It seems there are two reasons that folk choose to learn new technologies. Either:
- There is an immediate, environmental need that must be solved, or
- There is a general, intrinsicinterest in learning new technologies
The discussion/decision making process around the first category typically progresses something like, ‘OMG THERE IS A FIRE,’ and is based on a specific challenge involving a combination of technologies. As such, the process of solving the problem becomes naturally limited in scope. The second is often a more open-ended journey of exploration —a ‘what does this feature do?’ discovery into the possibilities presented by new technology.
Often, if learning is driven by trying to solve a specific problem, the joy of exploration is lost in the need to put out the fire. Alternatively, if learning the new tech is driven by intrinsic interest without a focused goal, the process never feels satisfactorily "done." We felt these pains, and examined how people were successfully learning new tech. Many folks are driven by a combination of these reasons — exploring new uses, learning what can be achieved, and applying that knowledge to solve immediate, tangible problems.
Quite recently, we added new resources to elastic.co, designed to emulate the perfect storm of need and interest, and help shorten the time to achieving a meaningful result — or, perhaps, helping you put out the fires you are facing.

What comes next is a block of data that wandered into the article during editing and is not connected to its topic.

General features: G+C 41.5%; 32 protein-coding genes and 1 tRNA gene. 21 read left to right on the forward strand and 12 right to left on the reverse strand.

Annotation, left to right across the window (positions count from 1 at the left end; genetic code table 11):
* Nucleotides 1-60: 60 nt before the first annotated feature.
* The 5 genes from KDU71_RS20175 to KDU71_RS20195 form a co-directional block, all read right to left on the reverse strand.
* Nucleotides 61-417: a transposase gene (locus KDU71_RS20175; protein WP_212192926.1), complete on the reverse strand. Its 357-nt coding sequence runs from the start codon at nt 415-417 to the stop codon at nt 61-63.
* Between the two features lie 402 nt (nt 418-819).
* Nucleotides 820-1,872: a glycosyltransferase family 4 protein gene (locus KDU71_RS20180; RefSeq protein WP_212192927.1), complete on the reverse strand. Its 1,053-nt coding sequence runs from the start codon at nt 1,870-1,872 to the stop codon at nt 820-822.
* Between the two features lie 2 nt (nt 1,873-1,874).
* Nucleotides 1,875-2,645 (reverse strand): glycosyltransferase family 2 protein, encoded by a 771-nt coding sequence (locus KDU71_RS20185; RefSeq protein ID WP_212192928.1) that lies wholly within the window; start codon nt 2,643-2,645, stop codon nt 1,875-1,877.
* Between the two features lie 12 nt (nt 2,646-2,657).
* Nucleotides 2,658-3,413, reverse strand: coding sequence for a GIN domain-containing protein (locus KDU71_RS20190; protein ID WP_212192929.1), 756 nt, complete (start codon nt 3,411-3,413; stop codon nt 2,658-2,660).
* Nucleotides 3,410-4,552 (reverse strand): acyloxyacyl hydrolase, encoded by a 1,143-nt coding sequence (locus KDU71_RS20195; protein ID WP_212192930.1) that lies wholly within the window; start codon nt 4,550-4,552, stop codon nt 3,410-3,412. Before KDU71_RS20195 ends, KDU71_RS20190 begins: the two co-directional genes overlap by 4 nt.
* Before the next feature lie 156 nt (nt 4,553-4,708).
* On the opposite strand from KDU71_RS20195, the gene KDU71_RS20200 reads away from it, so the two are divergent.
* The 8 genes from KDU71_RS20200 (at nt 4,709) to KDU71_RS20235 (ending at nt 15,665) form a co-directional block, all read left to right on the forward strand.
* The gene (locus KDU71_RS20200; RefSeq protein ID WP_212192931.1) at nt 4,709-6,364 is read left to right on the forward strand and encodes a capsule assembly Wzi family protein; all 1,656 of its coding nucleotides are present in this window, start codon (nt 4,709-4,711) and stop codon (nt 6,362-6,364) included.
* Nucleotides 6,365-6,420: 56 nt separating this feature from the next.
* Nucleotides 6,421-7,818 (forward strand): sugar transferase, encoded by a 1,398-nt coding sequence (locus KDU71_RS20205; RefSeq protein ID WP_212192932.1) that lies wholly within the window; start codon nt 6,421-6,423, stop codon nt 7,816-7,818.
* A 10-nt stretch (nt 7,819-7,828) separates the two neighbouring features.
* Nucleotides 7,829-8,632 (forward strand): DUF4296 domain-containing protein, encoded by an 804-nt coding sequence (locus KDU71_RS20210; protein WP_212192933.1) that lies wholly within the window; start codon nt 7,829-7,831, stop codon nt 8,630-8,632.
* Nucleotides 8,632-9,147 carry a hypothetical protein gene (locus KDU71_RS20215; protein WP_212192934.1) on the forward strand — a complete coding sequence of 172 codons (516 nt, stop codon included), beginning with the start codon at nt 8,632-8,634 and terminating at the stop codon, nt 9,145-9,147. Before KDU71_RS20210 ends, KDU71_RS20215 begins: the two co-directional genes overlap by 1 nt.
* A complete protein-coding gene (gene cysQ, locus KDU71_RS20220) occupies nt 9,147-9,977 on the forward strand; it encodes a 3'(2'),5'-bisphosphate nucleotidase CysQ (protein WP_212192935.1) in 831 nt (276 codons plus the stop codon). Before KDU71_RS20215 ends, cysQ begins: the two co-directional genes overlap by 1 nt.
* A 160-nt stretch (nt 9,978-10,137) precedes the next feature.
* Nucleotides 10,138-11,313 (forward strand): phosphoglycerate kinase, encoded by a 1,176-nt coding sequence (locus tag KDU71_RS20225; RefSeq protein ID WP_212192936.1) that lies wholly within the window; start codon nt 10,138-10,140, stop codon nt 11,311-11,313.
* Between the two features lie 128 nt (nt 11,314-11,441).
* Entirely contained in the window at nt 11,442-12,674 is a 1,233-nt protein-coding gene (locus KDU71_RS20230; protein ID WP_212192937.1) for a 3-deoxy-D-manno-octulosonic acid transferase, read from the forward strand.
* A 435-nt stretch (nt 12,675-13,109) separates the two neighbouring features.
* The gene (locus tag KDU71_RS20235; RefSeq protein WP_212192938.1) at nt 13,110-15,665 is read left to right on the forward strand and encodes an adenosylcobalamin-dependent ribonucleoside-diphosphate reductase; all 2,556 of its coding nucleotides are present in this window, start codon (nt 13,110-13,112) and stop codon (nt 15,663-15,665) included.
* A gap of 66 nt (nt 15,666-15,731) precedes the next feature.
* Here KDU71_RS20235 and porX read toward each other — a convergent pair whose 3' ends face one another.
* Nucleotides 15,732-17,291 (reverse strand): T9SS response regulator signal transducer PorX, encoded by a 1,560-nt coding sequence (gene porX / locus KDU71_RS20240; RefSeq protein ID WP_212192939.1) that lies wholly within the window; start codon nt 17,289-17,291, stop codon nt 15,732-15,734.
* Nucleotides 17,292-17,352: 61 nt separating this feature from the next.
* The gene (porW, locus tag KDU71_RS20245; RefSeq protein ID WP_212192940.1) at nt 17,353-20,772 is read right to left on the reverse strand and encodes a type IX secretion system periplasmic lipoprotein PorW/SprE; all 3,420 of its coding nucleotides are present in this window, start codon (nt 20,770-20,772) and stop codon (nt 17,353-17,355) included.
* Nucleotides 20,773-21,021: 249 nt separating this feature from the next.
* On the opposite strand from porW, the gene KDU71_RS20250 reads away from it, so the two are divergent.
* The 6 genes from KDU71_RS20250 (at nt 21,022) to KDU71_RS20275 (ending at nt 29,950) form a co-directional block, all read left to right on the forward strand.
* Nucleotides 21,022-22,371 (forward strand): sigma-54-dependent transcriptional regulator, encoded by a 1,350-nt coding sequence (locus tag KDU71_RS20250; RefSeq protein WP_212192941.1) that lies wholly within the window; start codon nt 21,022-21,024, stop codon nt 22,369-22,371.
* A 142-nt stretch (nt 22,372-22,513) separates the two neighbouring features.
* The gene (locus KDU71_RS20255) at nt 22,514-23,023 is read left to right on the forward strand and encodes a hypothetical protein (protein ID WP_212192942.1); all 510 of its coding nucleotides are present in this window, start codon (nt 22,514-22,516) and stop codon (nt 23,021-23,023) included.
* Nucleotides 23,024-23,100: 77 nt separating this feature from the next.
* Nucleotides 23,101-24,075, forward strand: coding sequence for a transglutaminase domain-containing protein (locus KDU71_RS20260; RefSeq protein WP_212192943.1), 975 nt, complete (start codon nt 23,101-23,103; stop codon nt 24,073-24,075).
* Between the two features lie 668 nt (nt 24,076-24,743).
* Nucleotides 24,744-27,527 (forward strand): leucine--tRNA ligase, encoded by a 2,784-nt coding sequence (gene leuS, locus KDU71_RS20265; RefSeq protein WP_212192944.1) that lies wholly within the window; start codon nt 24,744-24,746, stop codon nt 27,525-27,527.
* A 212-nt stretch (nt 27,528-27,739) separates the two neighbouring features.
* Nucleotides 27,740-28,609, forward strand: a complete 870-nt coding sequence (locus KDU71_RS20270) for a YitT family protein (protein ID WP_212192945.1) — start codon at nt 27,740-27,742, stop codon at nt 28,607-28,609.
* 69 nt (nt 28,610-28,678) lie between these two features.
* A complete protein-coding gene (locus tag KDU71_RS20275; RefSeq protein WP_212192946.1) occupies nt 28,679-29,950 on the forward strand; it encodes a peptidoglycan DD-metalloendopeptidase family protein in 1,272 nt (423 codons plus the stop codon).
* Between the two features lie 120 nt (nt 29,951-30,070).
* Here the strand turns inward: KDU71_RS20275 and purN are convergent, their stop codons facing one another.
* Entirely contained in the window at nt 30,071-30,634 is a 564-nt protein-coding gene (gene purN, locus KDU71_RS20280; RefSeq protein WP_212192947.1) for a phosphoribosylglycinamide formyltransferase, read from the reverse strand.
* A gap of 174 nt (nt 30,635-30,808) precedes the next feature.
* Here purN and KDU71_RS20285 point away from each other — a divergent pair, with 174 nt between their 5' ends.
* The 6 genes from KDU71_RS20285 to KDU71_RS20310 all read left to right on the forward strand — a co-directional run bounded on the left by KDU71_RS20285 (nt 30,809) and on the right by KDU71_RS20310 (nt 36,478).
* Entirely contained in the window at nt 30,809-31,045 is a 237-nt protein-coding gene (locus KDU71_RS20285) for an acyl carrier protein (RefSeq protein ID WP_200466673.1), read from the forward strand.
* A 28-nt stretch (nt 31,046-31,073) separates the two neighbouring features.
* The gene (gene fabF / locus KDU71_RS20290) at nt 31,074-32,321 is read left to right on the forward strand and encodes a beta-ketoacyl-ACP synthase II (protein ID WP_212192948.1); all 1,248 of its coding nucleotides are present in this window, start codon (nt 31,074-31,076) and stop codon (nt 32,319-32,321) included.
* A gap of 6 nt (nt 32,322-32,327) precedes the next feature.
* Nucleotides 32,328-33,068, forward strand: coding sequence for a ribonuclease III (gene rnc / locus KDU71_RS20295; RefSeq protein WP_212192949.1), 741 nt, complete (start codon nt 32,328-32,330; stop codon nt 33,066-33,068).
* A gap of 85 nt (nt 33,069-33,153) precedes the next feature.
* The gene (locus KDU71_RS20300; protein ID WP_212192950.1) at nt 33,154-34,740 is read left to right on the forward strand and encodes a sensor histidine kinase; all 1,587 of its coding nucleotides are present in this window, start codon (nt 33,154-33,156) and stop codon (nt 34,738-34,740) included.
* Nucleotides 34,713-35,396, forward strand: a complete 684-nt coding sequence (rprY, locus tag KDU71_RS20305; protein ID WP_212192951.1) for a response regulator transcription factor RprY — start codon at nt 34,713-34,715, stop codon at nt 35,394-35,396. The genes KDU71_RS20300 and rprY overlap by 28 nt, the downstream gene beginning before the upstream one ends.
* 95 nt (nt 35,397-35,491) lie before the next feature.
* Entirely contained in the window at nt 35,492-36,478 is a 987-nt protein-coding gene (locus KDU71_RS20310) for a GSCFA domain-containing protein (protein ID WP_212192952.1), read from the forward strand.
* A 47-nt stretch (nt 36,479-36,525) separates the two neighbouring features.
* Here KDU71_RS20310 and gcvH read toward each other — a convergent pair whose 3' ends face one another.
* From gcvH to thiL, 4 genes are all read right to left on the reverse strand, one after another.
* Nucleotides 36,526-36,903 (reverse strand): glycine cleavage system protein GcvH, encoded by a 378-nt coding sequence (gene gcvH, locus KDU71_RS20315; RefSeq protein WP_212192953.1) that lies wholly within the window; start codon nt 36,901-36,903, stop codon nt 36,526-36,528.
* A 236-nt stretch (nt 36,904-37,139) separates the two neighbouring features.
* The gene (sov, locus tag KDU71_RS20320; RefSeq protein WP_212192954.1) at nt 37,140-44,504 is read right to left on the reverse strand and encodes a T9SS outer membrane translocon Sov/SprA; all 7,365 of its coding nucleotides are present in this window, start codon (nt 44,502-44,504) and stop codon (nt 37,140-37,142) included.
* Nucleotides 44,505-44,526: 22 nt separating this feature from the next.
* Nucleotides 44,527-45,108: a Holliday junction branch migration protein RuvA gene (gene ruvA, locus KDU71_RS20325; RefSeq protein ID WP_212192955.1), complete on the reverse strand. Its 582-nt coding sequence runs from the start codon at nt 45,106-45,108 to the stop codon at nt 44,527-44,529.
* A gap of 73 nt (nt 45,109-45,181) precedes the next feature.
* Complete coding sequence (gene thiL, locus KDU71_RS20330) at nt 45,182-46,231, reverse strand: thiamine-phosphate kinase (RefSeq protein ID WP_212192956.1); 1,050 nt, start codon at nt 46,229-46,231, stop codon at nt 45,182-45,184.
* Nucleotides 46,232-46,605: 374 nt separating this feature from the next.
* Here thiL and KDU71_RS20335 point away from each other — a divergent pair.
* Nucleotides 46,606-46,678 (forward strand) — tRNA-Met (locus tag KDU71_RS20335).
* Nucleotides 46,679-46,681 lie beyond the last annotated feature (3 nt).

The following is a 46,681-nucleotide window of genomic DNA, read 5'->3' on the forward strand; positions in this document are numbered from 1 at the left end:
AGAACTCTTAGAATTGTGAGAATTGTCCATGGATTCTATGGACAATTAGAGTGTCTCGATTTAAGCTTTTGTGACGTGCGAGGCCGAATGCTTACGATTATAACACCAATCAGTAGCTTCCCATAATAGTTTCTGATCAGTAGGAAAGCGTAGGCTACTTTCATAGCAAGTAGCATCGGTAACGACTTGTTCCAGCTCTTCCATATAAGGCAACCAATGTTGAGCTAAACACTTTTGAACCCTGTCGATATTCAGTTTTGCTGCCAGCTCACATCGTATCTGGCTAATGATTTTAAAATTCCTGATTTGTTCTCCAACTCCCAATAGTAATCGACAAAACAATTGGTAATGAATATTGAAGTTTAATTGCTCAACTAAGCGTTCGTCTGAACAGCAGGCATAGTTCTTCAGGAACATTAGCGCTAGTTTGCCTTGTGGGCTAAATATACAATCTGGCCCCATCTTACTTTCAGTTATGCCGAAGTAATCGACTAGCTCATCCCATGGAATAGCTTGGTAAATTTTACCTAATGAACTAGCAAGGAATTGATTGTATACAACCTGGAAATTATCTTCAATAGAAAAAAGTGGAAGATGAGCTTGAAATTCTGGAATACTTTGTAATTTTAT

If you want to begin the scope of your exploration by solving for a specific thing (Kubernetes logs in the Elastic Stack, for an example) these provide the step-by-step process to install, ingest, and analyze data.
Of course, the fun doesn’t stop there. There are a variety of other resources that are useful when getting started, and can help answer the “what else can this do?” questions:
Docs - The docs are spectacularly helpful and detailed pull requests are appreciated if you find an errant sentence that falls short.
Forums - You are already here, but if you are here for the first time, take a moment to look around. Chances are someone has asked a question similar to yours and the community (including Elasticians, as we call ourselves on internal emails) are always happy to help. You may be surprised, as you learn, at how many questions you can answer.
Examples - If you have services running, and data being generated, you are well positioned to use instruction sets as shown above. But what if you want to explore what the Elastic Stack can do with NGINX but aren’t running it on your laptop? The examples repo provides a catalog of common data sets, common use cases, public data, and includes detailed instructions for exploring the Elastic Stack. We are still upgrading all of the examples to 6.0 so, as always, pull requests are welcome.
Happy exploring and pleasant 3rd day of Advent!